"I recognize the right and duty of this generation to develop and use the natural resources of our land; but I do not recognize the right to waste them, or to rob by wasteful use, the generations that come after us."
Sometimes I think about the foresight and pluck of people like Muir, Teddy, and Burroughs. In a time when natural resources seemed inexhaustible, they saw that they were not, and then acted to protect them. It was not a popular stance in a vibrant developing country. They held their ground and more importantly convinced others of the need to protect and conserve.
I may like them so much not just because they were thinking about me before my parents were born, but because they were optimists. They had to be. No "all is lost" pessimist would have taken on timber, mining, and development interests successfully ...all for the sake of future (that would be us) generations.
I have an especially soft spot for Teddy Roosevelt. An egret sporting breeding plumage, backlit by afternoon light can elicit this short prayer from me, "Thank you God and thank you too Teddy".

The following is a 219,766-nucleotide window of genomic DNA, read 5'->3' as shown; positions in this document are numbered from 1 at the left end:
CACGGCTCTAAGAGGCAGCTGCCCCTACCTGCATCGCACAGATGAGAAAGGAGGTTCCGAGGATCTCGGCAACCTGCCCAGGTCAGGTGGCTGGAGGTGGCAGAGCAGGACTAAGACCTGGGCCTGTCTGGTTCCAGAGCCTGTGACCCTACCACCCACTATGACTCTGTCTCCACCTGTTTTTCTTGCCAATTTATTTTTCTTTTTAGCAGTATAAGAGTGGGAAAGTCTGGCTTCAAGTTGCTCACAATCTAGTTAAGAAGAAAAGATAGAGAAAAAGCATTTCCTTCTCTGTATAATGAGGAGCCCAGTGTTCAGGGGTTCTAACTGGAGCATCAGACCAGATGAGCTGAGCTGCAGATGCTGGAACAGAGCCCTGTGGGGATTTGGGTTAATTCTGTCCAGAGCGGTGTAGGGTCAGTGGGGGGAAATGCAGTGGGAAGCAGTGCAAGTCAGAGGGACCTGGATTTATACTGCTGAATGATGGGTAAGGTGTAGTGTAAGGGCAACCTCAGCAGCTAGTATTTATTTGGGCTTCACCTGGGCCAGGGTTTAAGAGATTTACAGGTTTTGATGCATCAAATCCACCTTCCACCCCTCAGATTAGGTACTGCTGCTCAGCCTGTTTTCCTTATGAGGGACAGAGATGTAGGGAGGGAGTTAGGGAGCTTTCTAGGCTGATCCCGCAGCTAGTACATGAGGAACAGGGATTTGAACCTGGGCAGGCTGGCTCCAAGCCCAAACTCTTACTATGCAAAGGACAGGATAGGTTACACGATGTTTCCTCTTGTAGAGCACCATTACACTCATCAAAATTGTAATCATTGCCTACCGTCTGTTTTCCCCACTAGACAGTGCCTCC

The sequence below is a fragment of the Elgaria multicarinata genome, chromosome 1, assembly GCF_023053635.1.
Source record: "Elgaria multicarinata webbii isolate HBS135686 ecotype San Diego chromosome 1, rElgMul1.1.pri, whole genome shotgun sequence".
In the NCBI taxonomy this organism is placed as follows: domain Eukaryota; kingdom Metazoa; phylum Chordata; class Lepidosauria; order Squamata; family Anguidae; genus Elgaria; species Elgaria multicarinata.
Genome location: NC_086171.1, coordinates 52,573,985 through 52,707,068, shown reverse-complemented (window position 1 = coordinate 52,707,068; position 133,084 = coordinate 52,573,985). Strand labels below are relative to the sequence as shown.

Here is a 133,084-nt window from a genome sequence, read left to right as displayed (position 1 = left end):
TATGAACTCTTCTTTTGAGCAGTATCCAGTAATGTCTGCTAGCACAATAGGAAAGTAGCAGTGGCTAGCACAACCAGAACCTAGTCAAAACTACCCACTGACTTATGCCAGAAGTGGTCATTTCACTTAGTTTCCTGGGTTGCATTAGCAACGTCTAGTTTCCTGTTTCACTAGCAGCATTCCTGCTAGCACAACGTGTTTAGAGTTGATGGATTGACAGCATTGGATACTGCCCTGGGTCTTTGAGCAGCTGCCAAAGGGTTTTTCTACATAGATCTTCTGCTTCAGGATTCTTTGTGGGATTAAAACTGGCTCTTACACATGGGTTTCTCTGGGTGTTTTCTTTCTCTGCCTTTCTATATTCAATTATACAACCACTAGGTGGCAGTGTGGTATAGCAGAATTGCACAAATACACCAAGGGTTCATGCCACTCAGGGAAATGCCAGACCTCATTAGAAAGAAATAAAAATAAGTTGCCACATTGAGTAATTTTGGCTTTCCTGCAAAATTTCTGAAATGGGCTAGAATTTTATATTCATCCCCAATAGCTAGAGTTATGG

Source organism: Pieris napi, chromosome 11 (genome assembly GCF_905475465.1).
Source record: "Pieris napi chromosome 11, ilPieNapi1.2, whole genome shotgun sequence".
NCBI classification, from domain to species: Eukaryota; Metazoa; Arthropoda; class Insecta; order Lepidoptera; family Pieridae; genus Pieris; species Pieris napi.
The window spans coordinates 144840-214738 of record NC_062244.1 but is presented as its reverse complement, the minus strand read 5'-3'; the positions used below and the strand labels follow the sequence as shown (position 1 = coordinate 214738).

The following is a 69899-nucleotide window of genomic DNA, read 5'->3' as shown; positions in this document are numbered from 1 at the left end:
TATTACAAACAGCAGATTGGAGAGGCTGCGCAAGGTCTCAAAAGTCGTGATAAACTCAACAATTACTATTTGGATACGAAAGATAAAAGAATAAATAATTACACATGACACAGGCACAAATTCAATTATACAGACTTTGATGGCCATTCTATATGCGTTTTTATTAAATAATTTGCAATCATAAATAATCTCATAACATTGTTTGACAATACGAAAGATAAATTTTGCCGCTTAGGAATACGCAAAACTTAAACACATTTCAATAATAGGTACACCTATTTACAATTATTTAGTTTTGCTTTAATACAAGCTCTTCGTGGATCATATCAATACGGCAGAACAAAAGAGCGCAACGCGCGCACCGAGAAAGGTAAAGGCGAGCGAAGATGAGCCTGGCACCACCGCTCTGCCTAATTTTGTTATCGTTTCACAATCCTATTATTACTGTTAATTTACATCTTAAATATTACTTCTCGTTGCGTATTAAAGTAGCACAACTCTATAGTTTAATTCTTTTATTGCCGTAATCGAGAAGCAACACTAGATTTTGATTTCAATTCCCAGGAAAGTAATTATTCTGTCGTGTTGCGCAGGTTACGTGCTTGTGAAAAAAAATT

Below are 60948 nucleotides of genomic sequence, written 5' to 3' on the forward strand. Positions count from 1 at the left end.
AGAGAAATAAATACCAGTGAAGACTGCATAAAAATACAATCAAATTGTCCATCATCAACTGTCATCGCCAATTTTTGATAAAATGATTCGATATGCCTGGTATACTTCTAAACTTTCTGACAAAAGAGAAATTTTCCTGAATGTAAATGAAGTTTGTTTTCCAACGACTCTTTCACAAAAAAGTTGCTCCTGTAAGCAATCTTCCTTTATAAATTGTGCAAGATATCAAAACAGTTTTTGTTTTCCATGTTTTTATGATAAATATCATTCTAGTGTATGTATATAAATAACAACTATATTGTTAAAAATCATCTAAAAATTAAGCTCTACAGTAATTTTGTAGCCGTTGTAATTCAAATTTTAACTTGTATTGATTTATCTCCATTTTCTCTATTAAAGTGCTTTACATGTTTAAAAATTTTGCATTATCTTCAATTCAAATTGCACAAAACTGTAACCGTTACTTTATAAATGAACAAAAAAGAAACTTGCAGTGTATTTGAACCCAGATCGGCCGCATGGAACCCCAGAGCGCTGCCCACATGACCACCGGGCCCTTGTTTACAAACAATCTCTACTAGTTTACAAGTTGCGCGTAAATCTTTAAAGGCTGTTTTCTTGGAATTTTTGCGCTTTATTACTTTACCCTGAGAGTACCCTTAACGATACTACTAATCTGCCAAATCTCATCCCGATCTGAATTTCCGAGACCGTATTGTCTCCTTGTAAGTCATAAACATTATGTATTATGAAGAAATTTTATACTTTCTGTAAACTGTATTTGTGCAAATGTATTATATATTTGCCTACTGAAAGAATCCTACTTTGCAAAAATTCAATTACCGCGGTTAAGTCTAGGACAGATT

In the late 1800's and early 1900's, the trend in ladies hats was feathers, feathers, and more feathers. This was not a Florida trend as Florida was an almost empty (of people) swampy wilderness. This fashion craze was a product of the prosperous, urban north...especially New York state.
During this time, plume "hunters" would ambush egret breeding rookeries, shooting adults on the nest, stripping the beautiful"aigrettes" from the adults, and leaving the nesting chicks to die. Nothing more than good old fashioned greed was at work here. The per pound price for plumage was more than that of gold at the time.
Florida's wading bird populations were crash diving. It took the death of Warden Guy Bradley (who deserves his own post), the New York legislature finally banning the plumage, and Teddy establishing our first federal wildlife refuges to stop the slaughter.
On a huge continent, with a small population, and with still vast untouched areas, Teddy had the vision to see that it would not always be that way...even when most could not.
From tiny 5 acre Pelican Island, (the first federal wildlife refuge), the system he started has grown to about 500 refuges and covers over 94 million acres. There are countries smaller than our refuge system. Imagine that.
So thank you, Teddy.
Thank you for thinking about me so long before my arrival.